Professor Sharon Dotger brings professional development opportunities to area science teachers using “lesson study” method
When Sharon Dotger, associate professor of science teaching in the School of Education, says the methods she’s teaching work, she speaks from experience.
For more than a decade, Dotger has taken part of her summer to teach in local elementary schools each June. Last summer, she taught a unit about solids and liquids to first-grade students over a four-day period in two classes.
“It isn’t enough to tell my students what this instruction should look like. I need to be able to show them and support them when they try to do it themselves,” says Dotger.
“In fact, sometimes I teach children in front of our pre-service teacher candidates,” she continues. “It’s messy and a giant scheduling challenge, but I hope that it keeps me connected to the classroom and gives my students an opportunity to engage with me in the challenges associated with teaching well.”
Dotger is a proponent of the “lesson study” method of professional research and development. She implements lesson study research in local elementary schools—both in the Syracuse City School district and suburban districts—making professional development opportunities available to local science teachers.
Dotger’s work was previously funded by the 100kin10 organization, to support teachers to implement the Smithsonian Science Education Center-developed instructional materials through lesson study. “Through the collaborative network we’ve built with the Smithsonian and BOCES, teachers in the area are piloting their materials and our lesson study work is helping shape the development of instructional materials that will be available nationwide,” Dotger says.
The most recent professional development conference, “It’s Go Time: Seeing the Future through the New NYS Science Standards,” happened in March at Homer Junior High School. SOE and the OCM BOCES Center for Innovative Science Teaching sponsored the conference which featured live demonstrations, 150 participating teachers, students from two districts, and two national speakers.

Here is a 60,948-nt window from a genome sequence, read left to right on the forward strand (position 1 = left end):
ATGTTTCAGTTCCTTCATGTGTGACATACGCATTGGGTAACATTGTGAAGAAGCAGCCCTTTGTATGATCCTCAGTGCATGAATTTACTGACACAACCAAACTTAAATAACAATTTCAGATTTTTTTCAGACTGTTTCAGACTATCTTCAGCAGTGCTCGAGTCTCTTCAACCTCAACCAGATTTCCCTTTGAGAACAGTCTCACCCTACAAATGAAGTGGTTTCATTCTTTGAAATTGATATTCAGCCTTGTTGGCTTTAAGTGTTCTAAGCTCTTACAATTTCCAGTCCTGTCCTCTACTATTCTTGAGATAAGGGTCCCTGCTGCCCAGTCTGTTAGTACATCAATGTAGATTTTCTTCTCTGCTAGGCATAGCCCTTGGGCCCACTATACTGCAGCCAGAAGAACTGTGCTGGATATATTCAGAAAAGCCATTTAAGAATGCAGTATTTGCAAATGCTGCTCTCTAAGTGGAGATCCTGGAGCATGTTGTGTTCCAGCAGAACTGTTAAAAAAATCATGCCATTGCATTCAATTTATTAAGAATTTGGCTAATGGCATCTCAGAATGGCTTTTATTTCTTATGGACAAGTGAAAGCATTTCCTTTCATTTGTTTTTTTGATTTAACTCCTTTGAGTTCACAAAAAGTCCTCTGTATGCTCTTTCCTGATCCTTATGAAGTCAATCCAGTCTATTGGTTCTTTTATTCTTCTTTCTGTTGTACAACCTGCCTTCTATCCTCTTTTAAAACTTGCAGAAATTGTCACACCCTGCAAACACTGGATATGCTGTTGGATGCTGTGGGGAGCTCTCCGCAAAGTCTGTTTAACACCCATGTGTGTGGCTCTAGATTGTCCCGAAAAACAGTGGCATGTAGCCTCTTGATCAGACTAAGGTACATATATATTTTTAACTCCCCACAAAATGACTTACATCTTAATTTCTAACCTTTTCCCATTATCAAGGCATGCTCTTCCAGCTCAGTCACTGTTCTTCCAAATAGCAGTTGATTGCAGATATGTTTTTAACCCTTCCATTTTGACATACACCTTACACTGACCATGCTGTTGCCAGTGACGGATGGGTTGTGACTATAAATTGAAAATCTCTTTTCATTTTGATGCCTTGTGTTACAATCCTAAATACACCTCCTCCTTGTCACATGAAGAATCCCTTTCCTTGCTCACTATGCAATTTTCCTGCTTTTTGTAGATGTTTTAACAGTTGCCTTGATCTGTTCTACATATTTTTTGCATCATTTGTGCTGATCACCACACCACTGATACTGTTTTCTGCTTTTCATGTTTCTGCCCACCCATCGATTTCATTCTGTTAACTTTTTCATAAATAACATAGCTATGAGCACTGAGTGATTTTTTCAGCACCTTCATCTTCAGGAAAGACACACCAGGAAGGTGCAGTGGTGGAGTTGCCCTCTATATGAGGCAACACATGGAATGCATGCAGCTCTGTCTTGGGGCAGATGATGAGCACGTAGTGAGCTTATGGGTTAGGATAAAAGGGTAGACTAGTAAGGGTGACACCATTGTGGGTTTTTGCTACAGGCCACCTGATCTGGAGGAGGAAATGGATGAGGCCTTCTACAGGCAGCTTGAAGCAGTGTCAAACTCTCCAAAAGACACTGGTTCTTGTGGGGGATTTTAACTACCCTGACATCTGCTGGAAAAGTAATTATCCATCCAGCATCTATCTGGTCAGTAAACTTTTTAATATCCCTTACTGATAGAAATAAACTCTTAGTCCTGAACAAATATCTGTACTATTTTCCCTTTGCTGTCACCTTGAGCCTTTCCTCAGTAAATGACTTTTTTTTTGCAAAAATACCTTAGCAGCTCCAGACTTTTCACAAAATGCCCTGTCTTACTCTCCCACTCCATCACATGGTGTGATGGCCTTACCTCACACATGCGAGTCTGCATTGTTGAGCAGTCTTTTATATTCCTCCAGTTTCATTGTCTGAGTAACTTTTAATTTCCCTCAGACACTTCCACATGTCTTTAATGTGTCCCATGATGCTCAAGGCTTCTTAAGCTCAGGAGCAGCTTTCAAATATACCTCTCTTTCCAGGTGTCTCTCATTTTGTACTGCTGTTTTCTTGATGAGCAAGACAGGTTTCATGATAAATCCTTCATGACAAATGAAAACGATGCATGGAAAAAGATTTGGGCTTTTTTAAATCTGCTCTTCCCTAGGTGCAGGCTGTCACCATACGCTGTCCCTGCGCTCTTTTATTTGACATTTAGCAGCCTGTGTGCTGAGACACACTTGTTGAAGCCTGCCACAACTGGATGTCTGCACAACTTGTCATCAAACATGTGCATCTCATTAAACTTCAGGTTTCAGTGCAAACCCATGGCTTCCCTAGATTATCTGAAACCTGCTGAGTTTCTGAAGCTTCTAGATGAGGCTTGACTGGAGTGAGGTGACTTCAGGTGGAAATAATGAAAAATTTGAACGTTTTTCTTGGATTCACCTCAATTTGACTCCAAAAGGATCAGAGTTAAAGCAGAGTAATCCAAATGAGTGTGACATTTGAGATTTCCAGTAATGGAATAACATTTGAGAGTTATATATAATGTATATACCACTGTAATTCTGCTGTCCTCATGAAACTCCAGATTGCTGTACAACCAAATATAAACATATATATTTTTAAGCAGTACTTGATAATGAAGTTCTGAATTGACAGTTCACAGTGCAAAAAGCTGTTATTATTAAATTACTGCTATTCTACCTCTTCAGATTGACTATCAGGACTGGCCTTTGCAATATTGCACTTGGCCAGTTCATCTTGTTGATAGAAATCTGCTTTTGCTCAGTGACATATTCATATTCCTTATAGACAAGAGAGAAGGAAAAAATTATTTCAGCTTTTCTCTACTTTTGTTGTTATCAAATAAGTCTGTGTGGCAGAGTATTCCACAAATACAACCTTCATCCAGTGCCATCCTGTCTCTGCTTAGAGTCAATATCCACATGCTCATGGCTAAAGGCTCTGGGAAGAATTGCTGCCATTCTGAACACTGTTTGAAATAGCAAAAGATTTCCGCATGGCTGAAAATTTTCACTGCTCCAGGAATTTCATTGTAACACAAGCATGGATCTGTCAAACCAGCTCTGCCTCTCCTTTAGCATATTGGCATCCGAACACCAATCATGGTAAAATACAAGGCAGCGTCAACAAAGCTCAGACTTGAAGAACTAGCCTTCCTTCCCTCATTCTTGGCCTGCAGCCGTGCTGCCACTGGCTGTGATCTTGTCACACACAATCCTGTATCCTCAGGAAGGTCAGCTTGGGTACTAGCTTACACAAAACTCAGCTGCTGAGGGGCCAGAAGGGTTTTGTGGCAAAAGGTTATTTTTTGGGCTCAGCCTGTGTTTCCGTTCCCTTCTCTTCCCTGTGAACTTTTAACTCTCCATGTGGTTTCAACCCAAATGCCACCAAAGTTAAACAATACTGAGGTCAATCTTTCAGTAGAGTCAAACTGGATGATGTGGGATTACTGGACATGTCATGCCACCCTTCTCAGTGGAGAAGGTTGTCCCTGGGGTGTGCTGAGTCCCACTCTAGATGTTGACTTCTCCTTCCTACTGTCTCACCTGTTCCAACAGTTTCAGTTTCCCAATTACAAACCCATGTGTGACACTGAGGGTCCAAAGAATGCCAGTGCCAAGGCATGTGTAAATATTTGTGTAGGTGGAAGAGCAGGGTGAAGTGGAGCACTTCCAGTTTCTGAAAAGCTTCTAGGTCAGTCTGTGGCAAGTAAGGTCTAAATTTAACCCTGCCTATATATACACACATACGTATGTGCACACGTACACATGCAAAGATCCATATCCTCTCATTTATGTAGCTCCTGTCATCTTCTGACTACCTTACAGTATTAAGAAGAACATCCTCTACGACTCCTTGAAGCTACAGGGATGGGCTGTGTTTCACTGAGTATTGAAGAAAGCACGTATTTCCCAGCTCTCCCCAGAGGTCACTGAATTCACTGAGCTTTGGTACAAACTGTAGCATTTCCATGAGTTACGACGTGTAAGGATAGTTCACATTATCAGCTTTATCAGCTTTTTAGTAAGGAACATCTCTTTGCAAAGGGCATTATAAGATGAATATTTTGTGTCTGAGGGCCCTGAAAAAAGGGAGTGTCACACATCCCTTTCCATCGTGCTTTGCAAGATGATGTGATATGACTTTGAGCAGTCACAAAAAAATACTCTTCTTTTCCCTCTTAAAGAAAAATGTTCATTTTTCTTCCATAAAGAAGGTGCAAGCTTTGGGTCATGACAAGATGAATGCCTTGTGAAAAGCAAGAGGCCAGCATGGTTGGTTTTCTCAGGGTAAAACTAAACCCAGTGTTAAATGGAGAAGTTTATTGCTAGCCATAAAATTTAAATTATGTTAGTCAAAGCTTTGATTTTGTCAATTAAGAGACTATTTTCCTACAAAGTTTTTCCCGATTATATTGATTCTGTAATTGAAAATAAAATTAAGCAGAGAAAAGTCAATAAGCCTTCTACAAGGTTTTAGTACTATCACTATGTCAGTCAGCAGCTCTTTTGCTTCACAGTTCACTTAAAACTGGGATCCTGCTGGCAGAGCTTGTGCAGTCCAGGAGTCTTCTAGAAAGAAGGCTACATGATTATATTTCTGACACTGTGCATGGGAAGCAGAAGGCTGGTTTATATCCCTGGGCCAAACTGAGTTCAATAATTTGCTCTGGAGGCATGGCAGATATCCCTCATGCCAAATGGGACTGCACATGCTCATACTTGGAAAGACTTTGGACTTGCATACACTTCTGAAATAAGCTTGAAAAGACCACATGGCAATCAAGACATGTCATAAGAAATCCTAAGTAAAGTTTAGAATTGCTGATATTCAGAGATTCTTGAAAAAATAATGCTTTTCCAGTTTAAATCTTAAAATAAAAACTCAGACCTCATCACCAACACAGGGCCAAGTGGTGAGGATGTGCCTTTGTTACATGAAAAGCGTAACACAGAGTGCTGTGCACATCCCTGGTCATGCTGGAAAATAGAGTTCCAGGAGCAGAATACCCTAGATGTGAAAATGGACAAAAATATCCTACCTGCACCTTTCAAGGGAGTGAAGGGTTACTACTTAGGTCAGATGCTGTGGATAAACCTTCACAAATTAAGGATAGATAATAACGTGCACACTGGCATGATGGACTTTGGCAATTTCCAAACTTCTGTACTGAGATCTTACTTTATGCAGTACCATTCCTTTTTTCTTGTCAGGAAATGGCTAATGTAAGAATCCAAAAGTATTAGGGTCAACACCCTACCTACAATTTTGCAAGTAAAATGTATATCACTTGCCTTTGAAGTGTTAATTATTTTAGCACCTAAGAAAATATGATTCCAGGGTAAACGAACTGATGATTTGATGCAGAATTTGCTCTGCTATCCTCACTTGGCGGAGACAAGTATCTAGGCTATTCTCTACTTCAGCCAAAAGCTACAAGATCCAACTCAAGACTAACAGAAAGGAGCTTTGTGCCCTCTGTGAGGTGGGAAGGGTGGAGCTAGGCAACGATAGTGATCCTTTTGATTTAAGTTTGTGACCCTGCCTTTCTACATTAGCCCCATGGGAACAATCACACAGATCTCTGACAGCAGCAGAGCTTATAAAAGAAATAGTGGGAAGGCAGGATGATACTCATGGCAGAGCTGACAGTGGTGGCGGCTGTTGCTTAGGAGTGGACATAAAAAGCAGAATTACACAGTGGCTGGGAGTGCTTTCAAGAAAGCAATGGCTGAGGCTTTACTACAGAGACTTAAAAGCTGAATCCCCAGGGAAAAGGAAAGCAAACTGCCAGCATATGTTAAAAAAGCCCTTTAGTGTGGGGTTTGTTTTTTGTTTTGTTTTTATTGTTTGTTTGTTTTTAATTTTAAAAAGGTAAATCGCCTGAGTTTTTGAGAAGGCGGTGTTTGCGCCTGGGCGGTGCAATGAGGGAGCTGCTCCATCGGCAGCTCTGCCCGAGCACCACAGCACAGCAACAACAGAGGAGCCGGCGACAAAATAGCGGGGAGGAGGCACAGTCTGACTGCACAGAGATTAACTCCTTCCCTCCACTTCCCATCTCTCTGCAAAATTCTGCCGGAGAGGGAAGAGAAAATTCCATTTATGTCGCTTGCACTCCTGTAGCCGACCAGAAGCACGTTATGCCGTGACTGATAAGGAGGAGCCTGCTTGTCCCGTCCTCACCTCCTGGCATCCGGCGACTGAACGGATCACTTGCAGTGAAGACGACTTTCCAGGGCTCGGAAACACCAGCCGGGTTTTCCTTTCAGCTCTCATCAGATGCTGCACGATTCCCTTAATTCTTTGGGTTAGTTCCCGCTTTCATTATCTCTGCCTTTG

New York adopted a revised version of its standards for science teaching for K-12 schooling as articulated in the Framework for Science Education and the Next Generation Science Standards, Dotger explains.
“If we can bring them to life in the classroom, the science learning opportunities for children will improve,” she says. “The vision is to move beyond basic hands-on. It is to engage kids in work that matters and mimics scientists’ ways of thinking. We want to move beyond baking soda-and-vinegar ‘volcanoes’ or models made from food.”
“Sharon Dotger is passionate about supporting children in learning science, and that is why she spends much of her time working with teachers in Onondaga County to support them in thinking carefully about and planning for engaging children in learning scientific concepts and processes,” says Dean Joanna O. Masingila. “K-6 science education is a key component in STEM education and developing a scientifically literate society.”
The “lesson study” name comes from the Japanese phrase jugyo kenkyuu, which translates as lesson study or lesson research.
Teachers collaboratively name a research theme; study standards, curriculum resources, and research about students’ thinking; and design a lesson that links the study to the research theme. One of the teachers then teaches the lesson to students, with colleagues observing. This live observation gathers data about students’ reasoning. Afterward, the teacher and observers discuss the students’ ideas, evaluating them against the research theme and setting goals for further inquiry.
“I conduct lesson study with teachers—and teach lessons to children—to try to continue to link research to practice,” Dotger says.
“In my research, I want to know more about how students are learning in classrooms and how our teaching is related to that learning. This is the fundamental goal of lesson study,” she continues. “I’m interested in learning how teachers are learning from this process. The pre-service teachers engage in the best approximation of lesson study I’ve been able to create thus far in my methods class. And I’m excited about future opportunities to partner my students with local teachers doing lesson study.”
Teachers continually experience an aha moment when learning about lesson study.
“As a most recent example,” Dotger says, “while planning a research lesson for the upcoming conference, a teacher exclaimed, ‘I see now. It isn’t only about this lesson. I’m learning things that impact every lesson I teach, every day.'”